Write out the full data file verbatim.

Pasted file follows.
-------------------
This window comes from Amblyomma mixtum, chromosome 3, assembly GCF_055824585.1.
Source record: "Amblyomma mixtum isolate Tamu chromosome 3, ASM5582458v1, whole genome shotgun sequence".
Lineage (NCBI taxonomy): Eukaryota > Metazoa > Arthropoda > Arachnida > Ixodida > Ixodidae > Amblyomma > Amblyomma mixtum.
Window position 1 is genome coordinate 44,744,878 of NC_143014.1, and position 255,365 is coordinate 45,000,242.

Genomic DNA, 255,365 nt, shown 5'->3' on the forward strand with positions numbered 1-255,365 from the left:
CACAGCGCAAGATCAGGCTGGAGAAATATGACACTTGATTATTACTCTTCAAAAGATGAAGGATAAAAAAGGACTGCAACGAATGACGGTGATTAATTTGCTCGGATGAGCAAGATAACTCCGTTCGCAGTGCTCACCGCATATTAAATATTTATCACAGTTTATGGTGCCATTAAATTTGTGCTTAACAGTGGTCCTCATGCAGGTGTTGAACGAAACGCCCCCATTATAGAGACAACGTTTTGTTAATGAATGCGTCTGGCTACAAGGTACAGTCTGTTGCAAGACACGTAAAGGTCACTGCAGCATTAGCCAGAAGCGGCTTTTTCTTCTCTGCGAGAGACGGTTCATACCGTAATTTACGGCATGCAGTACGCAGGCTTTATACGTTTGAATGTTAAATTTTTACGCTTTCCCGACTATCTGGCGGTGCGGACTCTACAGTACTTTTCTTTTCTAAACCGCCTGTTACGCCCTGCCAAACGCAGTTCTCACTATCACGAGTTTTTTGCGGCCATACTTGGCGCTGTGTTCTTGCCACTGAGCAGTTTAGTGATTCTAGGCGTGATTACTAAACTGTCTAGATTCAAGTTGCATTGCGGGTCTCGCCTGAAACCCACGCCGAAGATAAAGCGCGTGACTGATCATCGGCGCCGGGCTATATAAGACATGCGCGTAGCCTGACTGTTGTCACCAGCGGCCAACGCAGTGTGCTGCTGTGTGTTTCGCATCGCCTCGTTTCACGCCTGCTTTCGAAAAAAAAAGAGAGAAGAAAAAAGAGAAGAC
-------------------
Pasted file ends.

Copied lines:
This window comes from Amblyomma mixtum, chromosome 3, assembly GCF_055824585.1.
Source record: "Amblyomma mixtum isolate Tamu chromosome 3, ASM5582458v1, whole genome shotgun sequence".
Lineage (NCBI taxonomy): Eukaryota > Metazoa > Arthropoda > Arachnida > Ixodida > Ixodidae > Amblyomma > Amblyomma mixtum.
Window position 1 is genome coordinate 44,744,878 of NC_143014.1, and position 255,365 is coordinate 45,000,242.

Genomic DNA, 255,365 nt, shown 5'->3' on the forward strand with positions numbered 1-255,365 from the left:
CACAGCGCAAGATCAGGCTGGAGAAATATGACACTTGATTATTACTCTTCAAAAGATGAAGGATAAAAAAGGACTGCAACGAATGACGGTGATTAATTTGCTCGGATGAGCAAGATAACTCCGTTCGCAGTGCTCACCGCATATTAAATATTTATCACAGTTTATGGTGCCATTAAATTTGTGCTTAACAGTGGTCCTCATGCAGGTGTTGAACGAAACGCCCCCATTATAGAGACAACGTTTTGTTAATGAATGCGTCTGGCTACAAGGTACAGTCTGTTGCAAGACACGTAAAGGTCACTGCAGCATTAGCCAGAAGCGGCTTTTTCTTCTCTGCGAGAGACGGTTCATACCGTAATTTACGGCATGCAGTACGCAGGCTTTATACGTTTGAATGTTAAATTTTTACGCTTTCCCGACTATCTGGCGGTGCGGACTCTACAGTACTTTTCTTTTCTAAACCGCCTGTTACGCCCTGCCAAACGCAGTTCTCACTATCACGAGTTTTTTGCGGCCATACTTGGCGCTGTGTTCTTGCCACTGAGCAGTTTAGTGATTCTAGGCGTGATTACTAAACTGTCTAGATTCAAGTTGCATTGCGGGTCTCGCCTGAAACCCACGCCGAAGATAAAGCGCGTGACTGATCATCGGCGCCGGGCTATATAAGACATGCGCGTAGCCTGACTGTTGTCACCAGCGGCCAACGCAGTGTGCTGCTGTGTGTTTCGCATCGCCTCGTTTCACGCCTGCTTTCGAAAAAAAAAGAGAGAAGAAAAAAGAGAAGAC